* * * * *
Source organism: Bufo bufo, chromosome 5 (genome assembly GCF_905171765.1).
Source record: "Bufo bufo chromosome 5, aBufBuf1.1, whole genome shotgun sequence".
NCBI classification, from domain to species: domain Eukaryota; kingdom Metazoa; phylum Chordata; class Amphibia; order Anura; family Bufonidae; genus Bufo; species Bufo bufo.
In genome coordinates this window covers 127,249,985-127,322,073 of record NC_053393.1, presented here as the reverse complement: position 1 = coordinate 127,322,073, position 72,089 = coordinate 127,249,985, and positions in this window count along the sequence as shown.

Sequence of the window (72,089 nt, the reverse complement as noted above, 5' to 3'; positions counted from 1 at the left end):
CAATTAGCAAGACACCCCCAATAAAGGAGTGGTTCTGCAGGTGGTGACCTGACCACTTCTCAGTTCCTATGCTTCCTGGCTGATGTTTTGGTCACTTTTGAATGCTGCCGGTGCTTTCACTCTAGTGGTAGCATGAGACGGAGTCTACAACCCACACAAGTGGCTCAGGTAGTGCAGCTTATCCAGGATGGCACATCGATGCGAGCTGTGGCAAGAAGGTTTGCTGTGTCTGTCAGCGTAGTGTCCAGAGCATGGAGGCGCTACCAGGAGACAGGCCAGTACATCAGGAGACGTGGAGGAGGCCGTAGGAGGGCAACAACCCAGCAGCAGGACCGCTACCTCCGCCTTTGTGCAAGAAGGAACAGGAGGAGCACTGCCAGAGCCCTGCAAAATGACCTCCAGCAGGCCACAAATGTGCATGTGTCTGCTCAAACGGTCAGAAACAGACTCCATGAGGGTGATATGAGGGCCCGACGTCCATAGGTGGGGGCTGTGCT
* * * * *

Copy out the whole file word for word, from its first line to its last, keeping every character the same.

Source organism: Bufo bufo, chromosome 5 (genome assembly GCF_905171765.1).
Source record: "Bufo bufo chromosome 5, aBufBuf1.1, whole genome shotgun sequence".
NCBI classification, from domain to species: domain Eukaryota; kingdom Metazoa; phylum Chordata; class Amphibia; order Anura; family Bufonidae; genus Bufo; species Bufo bufo.
In genome coordinates this window covers 127,249,985-127,322,073 of record NC_053393.1, presented here as the reverse complement: position 1 = coordinate 127,322,073, position 72,089 = coordinate 127,249,985, and positions in this window count along the sequence as shown.

Sequence of the window (72,089 nt, the reverse complement as noted above, 5' to 3'; positions counted from 1 at the left end):
CAATTAGCAAGACACCCCCAATAAAGGAGTGGTTCTGCAGGTGGTGACCTGACCACTTCTCAGTTCCTATGCTTCCTGGCTGATGTTTTGGTCACTTTTGAATGCTGCCGGTGCTTTCACTCTAGTGGTAGCATGAGACGGAGTCTACAACCCACACAAGTGGCTCAGGTAGTGCAGCTTATCCAGGATGGCACATCGATGCGAGCTGTGGCAAGAAGGTTTGCTGTGTCTGTCAGCGTAGTGTCCAGAGCATGGAGGCGCTACCAGGAGACAGGCCAGTACATCAGGAGACGTGGAGGAGGCCGTAGGAGGGCAACAACCCAGCAGCAGGACCGCTACCTCCGCCTTTGTGCAAGAAGGAACAGGAGGAGCACTGCCAGAGCCCTGCAAAATGACCTCCAGCAGGCCACAAATGTGCATGTGTCTGCTCAAACGGTCAGAAACAGACTCCATGAGGGTGATATGAGGGCCCGACGTCCATAGGTGGGGGCTGTGCT